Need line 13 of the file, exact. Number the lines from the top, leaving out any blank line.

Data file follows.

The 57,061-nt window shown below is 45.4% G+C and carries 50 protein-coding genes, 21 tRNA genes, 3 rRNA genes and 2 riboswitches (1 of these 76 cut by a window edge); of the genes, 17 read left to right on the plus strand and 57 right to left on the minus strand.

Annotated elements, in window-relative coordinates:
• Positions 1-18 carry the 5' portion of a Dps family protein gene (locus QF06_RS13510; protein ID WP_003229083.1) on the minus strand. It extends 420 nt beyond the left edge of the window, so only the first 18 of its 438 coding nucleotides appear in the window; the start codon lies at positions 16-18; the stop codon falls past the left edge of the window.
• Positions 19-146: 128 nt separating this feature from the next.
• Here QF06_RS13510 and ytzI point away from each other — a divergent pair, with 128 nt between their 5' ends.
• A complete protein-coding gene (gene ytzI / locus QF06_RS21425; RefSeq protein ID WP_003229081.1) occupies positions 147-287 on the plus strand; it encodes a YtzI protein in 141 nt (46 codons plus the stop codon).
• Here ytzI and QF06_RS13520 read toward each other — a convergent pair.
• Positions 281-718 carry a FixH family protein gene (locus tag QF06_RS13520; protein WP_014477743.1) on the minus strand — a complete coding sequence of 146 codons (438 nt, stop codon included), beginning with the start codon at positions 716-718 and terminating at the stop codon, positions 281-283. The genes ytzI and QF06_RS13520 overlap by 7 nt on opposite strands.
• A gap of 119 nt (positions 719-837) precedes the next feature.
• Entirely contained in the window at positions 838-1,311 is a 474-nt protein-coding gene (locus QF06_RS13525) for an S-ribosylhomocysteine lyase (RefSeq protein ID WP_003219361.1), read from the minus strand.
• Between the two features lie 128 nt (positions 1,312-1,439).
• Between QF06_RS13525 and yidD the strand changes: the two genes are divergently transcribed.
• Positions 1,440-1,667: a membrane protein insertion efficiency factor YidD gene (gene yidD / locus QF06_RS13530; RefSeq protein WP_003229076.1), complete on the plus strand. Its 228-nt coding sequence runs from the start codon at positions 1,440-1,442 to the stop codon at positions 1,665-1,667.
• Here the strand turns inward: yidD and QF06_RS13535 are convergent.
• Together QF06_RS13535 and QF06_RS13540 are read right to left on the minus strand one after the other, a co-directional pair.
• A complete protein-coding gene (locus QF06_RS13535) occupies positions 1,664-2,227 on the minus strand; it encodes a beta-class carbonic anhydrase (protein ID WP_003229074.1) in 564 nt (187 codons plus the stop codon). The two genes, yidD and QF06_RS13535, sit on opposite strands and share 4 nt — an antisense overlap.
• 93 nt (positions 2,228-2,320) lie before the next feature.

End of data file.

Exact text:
• Positions 1,440-1,667: a membrane protein insertion efficiency factor YidD gene (gene yidD / locus QF06_RS13530; RefSeq protein WP_003229076.1), complete on the plus strand. Its 228-nt coding sequence runs from the start codon at positions 1,440-1,442 to the stop codon at positions 1,665-1,667.